White Sox

Too many mistakes sink White Sox in loss to Yankees

Too many mistakes sink White Sox in loss to Yankees

NEW YORK — No aspect of the White Sox performance Sunday afternoon was without its mistakes.

If any had been, they might have walked away a winner.

The White Sox didn’t catch the ball, their starting pitcher couldn’t command it, the offense missed several chances and the bullpen struggled yet again. All of that added up to a near-miss and a 7-5 loss to the New York Yankees in front of 41,979 at Yankee Stadium.

Instead of heading home with their first series win at Yankee Stadium since 2005 and a .500 road trip, the White Sox traveled back to Chicago with their fourth loss in five games. However, they maintained a five-game lead in the American League Central as Cleveland lost again to Minnesota.

“It was a good back and forth game, but it was a frustrating one at times too,” catcher Alex Avila said. “We weren’t able to make that one pitch, two or three mistakes today on the pitching side, and we weren’t able to get that hit to make it a two- or three-run lead.”

The bullpen will catch much of the heat for Sunday’s loss. But the mistakes could be found in almost every nook and cranny.

Ultimately, the Yankees scored four times against White Sox relievers in their final three times at bat.

Zach Duke surrendered a go-ahead, two-run shot to Carlos Beltran in the sixth, the 400th home run of the outfielder’s career putting the Yankees ahead 5-4. Chase Headley’s pinch-hit RBI double in the seventh off Matt Albers broke a 5-all tie. And Brian McCann added a critical insurance run with a solo homer off Nate Jones in the eighth.

“You always know there are going to be blips in there at some point,” manager Robin Ventura said.

The defense played a role, too.

Brett Lawrie’s throwing error in the sixth ended a 12-game errorless stretch for the White Sox — the longest in franchise history — and brought Beltran to the plate with the tying run aboard. Instead of staying with Dan Jennings, Ventura opted for Duke, who had retired Beltran in 22 of 27 career meetings. But Duke left a 2-2 fastball up, and Beltran planted it in the left-field bleachers for a two-run shot and 5-4 Yankee lead.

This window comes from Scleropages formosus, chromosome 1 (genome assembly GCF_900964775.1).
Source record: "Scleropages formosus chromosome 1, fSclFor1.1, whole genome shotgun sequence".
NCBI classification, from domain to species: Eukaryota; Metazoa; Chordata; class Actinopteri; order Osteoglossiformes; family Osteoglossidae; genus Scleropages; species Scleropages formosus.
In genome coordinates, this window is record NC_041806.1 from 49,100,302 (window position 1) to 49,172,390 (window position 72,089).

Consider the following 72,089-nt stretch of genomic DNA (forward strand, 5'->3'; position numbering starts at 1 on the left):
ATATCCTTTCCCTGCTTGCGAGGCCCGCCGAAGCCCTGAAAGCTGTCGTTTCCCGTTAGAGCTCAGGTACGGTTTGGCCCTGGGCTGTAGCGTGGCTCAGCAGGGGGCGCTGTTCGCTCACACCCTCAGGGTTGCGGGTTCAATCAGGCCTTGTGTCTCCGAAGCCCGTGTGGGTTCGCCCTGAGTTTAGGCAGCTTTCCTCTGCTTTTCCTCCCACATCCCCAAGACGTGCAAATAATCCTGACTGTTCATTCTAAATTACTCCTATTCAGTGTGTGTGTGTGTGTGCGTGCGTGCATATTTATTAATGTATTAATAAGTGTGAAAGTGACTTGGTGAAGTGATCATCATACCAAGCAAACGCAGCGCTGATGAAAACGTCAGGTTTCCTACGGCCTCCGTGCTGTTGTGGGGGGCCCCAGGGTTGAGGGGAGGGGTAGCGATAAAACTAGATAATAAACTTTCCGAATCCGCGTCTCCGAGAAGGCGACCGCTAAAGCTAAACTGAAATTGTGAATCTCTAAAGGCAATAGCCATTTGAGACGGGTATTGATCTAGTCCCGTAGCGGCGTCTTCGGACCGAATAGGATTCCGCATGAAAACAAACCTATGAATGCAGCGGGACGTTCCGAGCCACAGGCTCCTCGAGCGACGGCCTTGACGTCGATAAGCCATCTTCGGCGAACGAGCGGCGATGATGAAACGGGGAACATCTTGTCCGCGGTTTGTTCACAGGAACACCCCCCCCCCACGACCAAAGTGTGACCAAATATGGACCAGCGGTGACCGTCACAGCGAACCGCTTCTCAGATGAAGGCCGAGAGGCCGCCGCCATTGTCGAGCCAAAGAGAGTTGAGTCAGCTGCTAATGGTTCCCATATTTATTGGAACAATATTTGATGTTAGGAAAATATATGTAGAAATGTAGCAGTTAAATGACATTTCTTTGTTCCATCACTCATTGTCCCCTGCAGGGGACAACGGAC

Lawrie also skipped a throw in the first inning that Jose Abreu couldn’t scoop, which allowed the first batter of the game (Jacoby Ellsbury) to reach against Miguel Gonzalez. Ellsbury later scored on a Beltran sac fly that made it a 1-0 game.

“It’s going to happen,” third baseman Todd Frazier said. “We worry about the mental mistakes, not the physical ones because we know eventually it’s going to happen.”

Making his second straight start, Gonzalez struggled with command and only lasted 4 2/3 innings. He walked five batters, hit another and gave up three earned runs and five hits before giving way to Jennings.

“Control wasn’t there today,” Gonzalez said. “Ball was moving a lot. I tried to stay under control, kept the team in the game. It was a battle out there.

“I thought I could have gone more, but that control wasn’t there. It’s part of the game sometimes.”

The offense also was susceptible to a mistake or two, too.

Though the group finished a strong road trip with five more runs, giving it 37 in six games, missed opportunities were everywhere.

The White Sox stranded nine runners.

No chance was bigger than the one in the seventh, when the White Sox tied the game against Dellin Betances but couldn’t convert despite having two runners in scoring position and none out.

Abreu and Frazier singled to open the inning, and Melky Cabrera doubled in a run to make it 5-5. But Lawrie grounded out, and Betances struck out Avisail Garcia and Avila to keep it even.

The White Sox — who struck out 12 times — also stranded a pair of runners in the second, third and fifth innings.

“We had a lot of guys, second and third and couldn’t get them in.,” Ventura said. “But there was some tough pitching going on out there. It’s a tough go, and it’s a tough day.

“We just couldn’t hold it. We’d get a lead, they kept fighting back, and even for us, late, the seventh inning you end up tying it back up, but we just couldn’t pin it down.”

Reynaldo Lopez is changing his place in the White Sox rebuild: 'When I'm on the mound, I'm the best and I don't care about the rest'


Reynaldo Lopez is changing his place in the White Sox rebuild: 'When I'm on the mound, I'm the best and I don't care about the rest'

Rebuilds are full of surprises.

Fans can pencil in any names they want into their 2020 lineups, but there’s almost no one who’s going to have a 100-percent success rate when it comes to predicting exactly what the next contending White Sox team will look like.

Reynaldo Lopez carried plenty of hype when he was acquired from the Washington Nationals in the Adam Eaton deal prior following the 2016 season. He had a high prospect ranking before he was called up last summer. He hasn’t materialized out of nowhere.

But with names like Lucas Giolito, Michael Kopech, Alec Hansen, Carlos Rodon and others to compete with for one of those coveted rotation spots of the future, was anyone going to use the term “ace” to describe Lopez?